This time I take the stand:
Several years ago I went to a presentation organized by the Viticoltori dell'Acquese, the cooperative winery of Aqui Terme. It was late fall and the event was late in the afternoon, by which time banks of fog were rising and thickening among the trees as the light fell; I wondered what I had gotten myself into as I drove slowly through the flatlands of Alessandria, hoping I wouldn't miss a sign for Sezzadio.
I didn't, and eventually reached a large, rather forbidding farm complex. Imagine my surprise when I got out of the car, walked around the building, and beheld a spectacular Romanesque basilica!
Santa Giustina was founded, legends say, in the early 700s by Liutprando, a devout Lombard King who stopped at the site to take a nap, setting the reliquary with Santa Giustina's remains that he always carried with him on the bough of a tree. He awoke to find it dancing in the branches just out of reach, and decided that the Saint was telling him she wanted a church in that spot. So he gave the orders, and a Paleochristian church was built.
Santa Giustina subsequently became an important outpost of the Benedictines; the original church, which has elegant floor mosaics of the kind one also finds in Rome, became the crypt of their church, which is a classic Romanesque basilica with a central nave flanked by two aisles, a transept that's higher than the nave, and three apses.
The monastery changed hands several times over the centuries, and following the Napoleonic suppression of 1810 the church was transformed into a grain elevator. In 1863 it was bought by Senator Angelo Frascara, and when he began stripping away the whitewash (applied in the 1600s), in 1912, he found a fragments of an Annunciation in the left apse, and a beautiful XV century fresco cycle with scenes of Christ's passion and the Last Judgment in the central apse. A number of the columns of the nave are also decorated, with a black-and-white checkerboard pattern; many of the black squares have fascinating graffiti scratched into them, some of which might even be Renaissance in age.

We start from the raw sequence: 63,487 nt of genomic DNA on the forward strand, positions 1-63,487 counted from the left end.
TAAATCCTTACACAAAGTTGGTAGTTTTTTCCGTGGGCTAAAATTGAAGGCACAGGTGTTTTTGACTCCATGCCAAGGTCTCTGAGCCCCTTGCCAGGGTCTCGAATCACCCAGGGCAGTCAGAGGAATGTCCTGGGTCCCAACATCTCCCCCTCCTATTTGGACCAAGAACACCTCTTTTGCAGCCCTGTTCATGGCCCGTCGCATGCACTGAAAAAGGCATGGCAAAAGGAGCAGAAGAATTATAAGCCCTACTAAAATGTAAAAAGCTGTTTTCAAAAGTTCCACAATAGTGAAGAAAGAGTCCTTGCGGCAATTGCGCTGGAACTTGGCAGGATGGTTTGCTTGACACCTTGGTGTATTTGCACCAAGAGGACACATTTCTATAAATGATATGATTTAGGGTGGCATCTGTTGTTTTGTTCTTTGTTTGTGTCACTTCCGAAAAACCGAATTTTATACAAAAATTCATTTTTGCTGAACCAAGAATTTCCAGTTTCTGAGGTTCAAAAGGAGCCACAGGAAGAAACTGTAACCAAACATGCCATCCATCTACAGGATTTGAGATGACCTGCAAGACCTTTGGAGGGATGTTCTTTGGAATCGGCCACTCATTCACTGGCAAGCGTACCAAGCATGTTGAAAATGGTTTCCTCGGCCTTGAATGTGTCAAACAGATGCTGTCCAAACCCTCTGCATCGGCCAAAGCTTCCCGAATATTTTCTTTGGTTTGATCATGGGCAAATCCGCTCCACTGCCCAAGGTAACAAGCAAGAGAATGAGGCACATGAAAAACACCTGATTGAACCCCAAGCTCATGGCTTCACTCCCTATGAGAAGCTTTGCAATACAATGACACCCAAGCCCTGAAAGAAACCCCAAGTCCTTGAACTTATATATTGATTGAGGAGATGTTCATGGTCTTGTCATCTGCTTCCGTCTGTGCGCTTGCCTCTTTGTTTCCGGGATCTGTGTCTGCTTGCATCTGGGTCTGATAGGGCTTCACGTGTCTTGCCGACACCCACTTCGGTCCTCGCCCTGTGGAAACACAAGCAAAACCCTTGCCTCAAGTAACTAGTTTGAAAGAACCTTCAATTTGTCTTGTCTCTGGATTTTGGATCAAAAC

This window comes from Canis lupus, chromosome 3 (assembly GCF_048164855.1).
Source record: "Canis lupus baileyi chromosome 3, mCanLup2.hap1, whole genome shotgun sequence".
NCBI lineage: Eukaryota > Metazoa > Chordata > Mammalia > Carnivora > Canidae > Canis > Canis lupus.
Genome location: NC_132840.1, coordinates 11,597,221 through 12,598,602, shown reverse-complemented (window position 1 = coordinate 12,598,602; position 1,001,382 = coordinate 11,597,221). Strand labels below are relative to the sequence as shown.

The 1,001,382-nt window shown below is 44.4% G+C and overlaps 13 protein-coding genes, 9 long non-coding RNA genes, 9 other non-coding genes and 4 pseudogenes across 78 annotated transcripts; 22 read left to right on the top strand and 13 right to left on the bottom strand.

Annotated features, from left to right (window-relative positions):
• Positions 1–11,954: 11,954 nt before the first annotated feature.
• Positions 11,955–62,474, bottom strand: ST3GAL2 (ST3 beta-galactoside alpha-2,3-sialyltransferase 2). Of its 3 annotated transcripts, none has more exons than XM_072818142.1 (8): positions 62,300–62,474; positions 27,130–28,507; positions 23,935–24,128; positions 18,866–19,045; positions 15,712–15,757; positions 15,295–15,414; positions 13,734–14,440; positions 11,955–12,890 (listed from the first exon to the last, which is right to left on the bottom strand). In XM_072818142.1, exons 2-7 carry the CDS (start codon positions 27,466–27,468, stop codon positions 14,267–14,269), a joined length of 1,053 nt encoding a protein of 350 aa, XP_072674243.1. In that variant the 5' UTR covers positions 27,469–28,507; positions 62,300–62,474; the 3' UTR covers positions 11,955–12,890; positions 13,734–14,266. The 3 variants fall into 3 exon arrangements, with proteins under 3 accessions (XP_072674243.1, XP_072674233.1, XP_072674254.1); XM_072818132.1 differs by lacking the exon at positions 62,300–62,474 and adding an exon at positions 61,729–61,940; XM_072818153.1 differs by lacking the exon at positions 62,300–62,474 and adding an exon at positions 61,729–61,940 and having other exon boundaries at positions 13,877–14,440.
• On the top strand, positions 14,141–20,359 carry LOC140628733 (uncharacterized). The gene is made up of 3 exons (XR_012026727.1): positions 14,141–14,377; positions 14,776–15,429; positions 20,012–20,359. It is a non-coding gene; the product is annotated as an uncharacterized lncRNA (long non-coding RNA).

The Senator also transformed part of the monastic complex into an extremely elegant villa with beautiful Romantic gardens, which is now used to host conventions, wedding receptions and so on. Visitors to the church are welcome, and if you call ahead you'll probably also be able to wander the grounds and perhaps visit the public sections of the villa. For further information see http://www.villabadia.com
To reach Santa Giustina, take the A 22 highway to the Alessandria Sud exit, and then follow signs for Acqui until you reach the turnoff for Sezzadio (to the right); you'll also see signs for the Abbazia. It's about 20 km from the A 22.
It's difficult to imagine a more unexpected pretty stopping place, and I am grateful to the Viticoltori deall'Acquese for introducing me to it.
Published Simultaneously by IGP, I Giovani Promettenti.
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